Home Repair (alt.home.repair) For all homeowners and DIYers with many experienced tradesmen. Solve your toughest home fix-it problems.

Reply
 
LinkBack Thread Tools Search this Thread Display Modes
  #1   Report Post  
Posted to alt.home.repair
external usenet poster
 
Posts: 1,300
Default Simple Q - wiring GFI

Mamba wrote:

Well, having wired several of these in the past, I am embarrassed to say
that I don't know why my current setup won't work.

I have a 20 amp circuit shared by several switched lights and a couple of
outlets. The load on this circuit is minimal. I recently added a new
outlet to this circuit, just upstream of a switched light. So the circuit
goes to the outlet, then to the light switch.

When I originally added the outlet, I used a standard outlet, and everything
worked great. This past weekend I decided that the outlet should have been
a GFI (damp basement, etc), and pulled the existing outlet and replaced it
with a new 15A GFI. I wired the supply wires to Line, and the
wires-to-the-light-switch to Load. (black wires to gold screws, white wires
to silver). The GFI lit up (the green indcator glowed), and I had juice on
both of the GFI plugs. The GFI test/reset buttons appeared to work
correctly. However, I had no juice going to my light switch. The hot wire
on the GFI Load connector appeared to have juice on my pencil style tester,
but the switch did not turn on the lights.

So I figured I must have messed up the light switch while playing around.
Hard to imagine, but I replaced it anyways, also with a new one. Still no
luck.
I ended up pulling the GFI and putting the original outlet back, and
everything works fine again.

Any clues as to why my "downstream" switch won't work when the GFI is in
place?

BrkrBox ----------- Outlet ------------- Switch ----------- Lights



Almost impossible for me to believe that the GFI outlet itself was
defective, but it sure looks like that's the most likely answer.

Any chance of your springing for another GFI outlet and trying again?

Too bad you didn't have a conventional analog multimeter with two leads
on it that you could have used to see if there was voltage between the
black and white wires on the Load side of the GFI. Those pencil style
testers can mislead you real good.

Jeff
--
Jeffry Wisnia
(W1BSV + Brass Rat '57 EE)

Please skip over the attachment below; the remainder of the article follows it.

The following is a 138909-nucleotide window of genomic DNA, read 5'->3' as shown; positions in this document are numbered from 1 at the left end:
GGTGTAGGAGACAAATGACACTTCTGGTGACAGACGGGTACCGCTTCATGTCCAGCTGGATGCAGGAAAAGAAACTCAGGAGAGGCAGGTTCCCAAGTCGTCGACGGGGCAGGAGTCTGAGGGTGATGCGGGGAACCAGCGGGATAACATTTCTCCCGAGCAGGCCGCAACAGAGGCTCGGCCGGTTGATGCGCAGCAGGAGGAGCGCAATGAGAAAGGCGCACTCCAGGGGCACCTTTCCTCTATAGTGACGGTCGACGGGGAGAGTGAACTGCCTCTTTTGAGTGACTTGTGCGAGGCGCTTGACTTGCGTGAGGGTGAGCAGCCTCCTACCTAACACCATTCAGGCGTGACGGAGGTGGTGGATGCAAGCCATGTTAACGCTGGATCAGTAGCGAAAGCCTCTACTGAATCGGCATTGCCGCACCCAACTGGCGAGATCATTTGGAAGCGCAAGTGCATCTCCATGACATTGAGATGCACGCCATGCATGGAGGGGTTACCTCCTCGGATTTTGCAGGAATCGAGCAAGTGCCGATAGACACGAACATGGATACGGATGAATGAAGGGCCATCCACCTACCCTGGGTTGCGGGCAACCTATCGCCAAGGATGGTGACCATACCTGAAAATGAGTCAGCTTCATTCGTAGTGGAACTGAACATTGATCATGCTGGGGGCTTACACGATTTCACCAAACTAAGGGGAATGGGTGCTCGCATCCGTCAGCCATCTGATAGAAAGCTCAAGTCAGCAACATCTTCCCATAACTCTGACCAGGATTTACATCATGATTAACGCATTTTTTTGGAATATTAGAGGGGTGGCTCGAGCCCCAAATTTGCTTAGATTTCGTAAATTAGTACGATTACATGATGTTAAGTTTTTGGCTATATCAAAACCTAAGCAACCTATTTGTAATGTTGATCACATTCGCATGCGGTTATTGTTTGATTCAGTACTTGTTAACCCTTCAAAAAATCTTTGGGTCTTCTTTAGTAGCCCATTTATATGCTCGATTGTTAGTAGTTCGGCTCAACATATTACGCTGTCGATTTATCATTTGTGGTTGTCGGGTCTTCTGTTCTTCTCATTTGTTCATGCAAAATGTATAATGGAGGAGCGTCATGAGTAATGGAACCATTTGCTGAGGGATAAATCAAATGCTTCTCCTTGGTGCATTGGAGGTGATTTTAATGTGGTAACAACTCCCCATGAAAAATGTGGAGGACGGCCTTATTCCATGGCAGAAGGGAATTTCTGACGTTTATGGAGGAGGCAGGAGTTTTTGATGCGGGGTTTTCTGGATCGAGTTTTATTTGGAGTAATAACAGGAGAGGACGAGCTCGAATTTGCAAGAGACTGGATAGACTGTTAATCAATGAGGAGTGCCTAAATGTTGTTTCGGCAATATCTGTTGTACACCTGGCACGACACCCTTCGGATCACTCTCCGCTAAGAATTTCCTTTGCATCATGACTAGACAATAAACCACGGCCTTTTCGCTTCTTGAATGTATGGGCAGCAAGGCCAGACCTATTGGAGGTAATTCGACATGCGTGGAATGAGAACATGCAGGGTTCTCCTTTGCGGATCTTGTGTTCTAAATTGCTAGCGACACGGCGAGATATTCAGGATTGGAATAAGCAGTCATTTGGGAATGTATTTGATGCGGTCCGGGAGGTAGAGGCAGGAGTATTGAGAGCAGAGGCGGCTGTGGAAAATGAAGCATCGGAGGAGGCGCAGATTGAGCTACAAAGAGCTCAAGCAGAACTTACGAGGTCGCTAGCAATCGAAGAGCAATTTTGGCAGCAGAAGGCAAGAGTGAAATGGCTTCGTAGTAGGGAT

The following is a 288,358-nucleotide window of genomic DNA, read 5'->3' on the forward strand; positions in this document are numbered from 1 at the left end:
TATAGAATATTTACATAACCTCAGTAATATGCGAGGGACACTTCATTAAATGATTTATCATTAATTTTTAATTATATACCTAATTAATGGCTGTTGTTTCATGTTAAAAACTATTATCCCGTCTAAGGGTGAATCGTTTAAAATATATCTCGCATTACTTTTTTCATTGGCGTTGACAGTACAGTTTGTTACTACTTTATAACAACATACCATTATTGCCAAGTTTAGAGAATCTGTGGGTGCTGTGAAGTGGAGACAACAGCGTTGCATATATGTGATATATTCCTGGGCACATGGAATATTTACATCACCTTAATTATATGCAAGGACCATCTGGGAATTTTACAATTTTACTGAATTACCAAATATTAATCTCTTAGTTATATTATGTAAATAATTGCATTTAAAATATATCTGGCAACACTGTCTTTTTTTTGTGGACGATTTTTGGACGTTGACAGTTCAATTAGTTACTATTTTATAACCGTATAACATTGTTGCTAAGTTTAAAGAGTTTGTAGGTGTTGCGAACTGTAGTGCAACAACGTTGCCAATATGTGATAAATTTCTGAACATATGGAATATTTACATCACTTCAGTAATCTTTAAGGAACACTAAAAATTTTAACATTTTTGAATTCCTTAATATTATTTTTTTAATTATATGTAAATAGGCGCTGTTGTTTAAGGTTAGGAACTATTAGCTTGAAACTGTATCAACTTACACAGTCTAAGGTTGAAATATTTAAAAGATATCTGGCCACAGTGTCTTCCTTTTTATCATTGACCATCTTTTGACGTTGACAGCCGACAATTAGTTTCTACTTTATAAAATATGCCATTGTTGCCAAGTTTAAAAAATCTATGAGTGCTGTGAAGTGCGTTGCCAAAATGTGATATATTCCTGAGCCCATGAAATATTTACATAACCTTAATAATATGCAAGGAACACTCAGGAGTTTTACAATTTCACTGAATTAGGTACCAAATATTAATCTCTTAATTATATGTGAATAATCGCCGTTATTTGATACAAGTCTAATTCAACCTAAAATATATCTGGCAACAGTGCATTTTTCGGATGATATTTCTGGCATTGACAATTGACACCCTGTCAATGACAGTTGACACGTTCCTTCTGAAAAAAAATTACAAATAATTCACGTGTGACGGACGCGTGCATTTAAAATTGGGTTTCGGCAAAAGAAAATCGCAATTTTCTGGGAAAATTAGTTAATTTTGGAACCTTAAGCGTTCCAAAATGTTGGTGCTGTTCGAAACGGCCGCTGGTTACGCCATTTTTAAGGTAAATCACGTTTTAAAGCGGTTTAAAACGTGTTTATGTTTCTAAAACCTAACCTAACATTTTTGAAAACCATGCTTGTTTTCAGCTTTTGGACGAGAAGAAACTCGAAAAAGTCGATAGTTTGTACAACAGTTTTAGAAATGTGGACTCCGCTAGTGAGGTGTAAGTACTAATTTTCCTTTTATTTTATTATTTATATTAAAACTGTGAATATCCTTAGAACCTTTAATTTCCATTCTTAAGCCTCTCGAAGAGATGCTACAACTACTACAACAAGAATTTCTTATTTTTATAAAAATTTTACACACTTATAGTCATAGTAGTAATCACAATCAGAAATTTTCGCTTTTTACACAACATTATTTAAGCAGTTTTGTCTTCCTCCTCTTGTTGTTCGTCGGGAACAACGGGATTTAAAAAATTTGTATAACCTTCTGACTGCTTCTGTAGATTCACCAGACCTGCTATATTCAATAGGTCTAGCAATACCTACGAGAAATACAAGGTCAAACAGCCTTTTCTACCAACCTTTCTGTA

The speed of light is 1.8*10^12 furlongs per fortnight.

  #2   Report Post  
Posted to alt.home.repair
external usenet poster
 
Posts: 35
Default Simple Q - wiring GFI

Well, having wired several of these in the past, I am embarrassed to say
that I don't know why my current setup won't work.

I have a 20 amp circuit shared by several switched lights and a couple of
outlets. The load on this circuit is minimal. I recently added a new
outlet to this circuit, just upstream of a switched light. So the circuit
goes to the outlet, then to the light switch.

When I originally added the outlet, I used a standard outlet, and everything
worked great. This past weekend I decided that the outlet should have been
a GFI (damp basement, etc), and pulled the existing outlet and replaced it
with a new 15A GFI. I wired the supply wires to Line, and the
wires-to-the-light-switch to Load. (black wires to gold screws, white wires
to silver). The GFI lit up (the green indcator glowed), and I had juice on
both of the GFI plugs. The GFI test/reset buttons appeared to work
correctly. However, I had no juice going to my light switch. The hot wire
on the GFI Load connector appeared to have juice on my pencil style tester,
but the switch did not turn on the lights.

So I figured I must have messed up the light switch while playing around.
Hard to imagine, but I replaced it anyways, also with a new one. Still no
luck.
I ended up pulling the GFI and putting the original outlet back, and
everything works fine again.

Any clues as to why my "downstream" switch won't work when the GFI is in
place?

BrkrBox ----------- Outlet ------------- Switch ----------- Lights


  #3   Report Post  
Posted to alt.home.repair
external usenet poster
 
Posts: 151
Default Simple Q - wiring GFI

Is there a jumper between the screws on both the hot and neutral side.
There also should be another hot connector that is downstream hot can be
wired to if you want GFI protection downstream as well.


"Mamba" wrote in message
. ..
Well, having wired several of these in the past, I am embarrassed to say
that I don't know why my current setup won't work.

I have a 20 amp circuit shared by several switched lights and a couple of
outlets. The load on this circuit is minimal. I recently added a new
outlet to this circuit, just upstream of a switched light. So the circuit
goes to the outlet, then to the light switch.

When I originally added the outlet, I used a standard outlet, and
everything
worked great. This past weekend I decided that the outlet should have
been
a GFI (damp basement, etc), and pulled the existing outlet and replaced it
with a new 15A GFI. I wired the supply wires to Line, and the
wires-to-the-light-switch to Load. (black wires to gold screws, white
wires
to silver). The GFI lit up (the green indcator glowed), and I had juice
on
both of the GFI plugs. The GFI test/reset buttons appeared to work
correctly. However, I had no juice going to my light switch. The hot
wire
on the GFI Load connector appeared to have juice on my pencil style
tester,
but the switch did not turn on the lights.

So I figured I must have messed up the light switch while playing around.
Hard to imagine, but I replaced it anyways, also with a new one. Still no
luck.
I ended up pulling the GFI and putting the original outlet back, and
everything works fine again.

Any clues as to why my "downstream" switch won't work when the GFI is in
place?

BrkrBox ----------- Outlet ------------- Switch ----------- Lights




  #4   Report Post  
Posted to alt.home.repair
external usenet poster
 
Posts: 6,375
Default Simple Q - wiring GFI

In article , "Jeff" wrote:
Is there a jumper between the screws on both the hot and neutral side.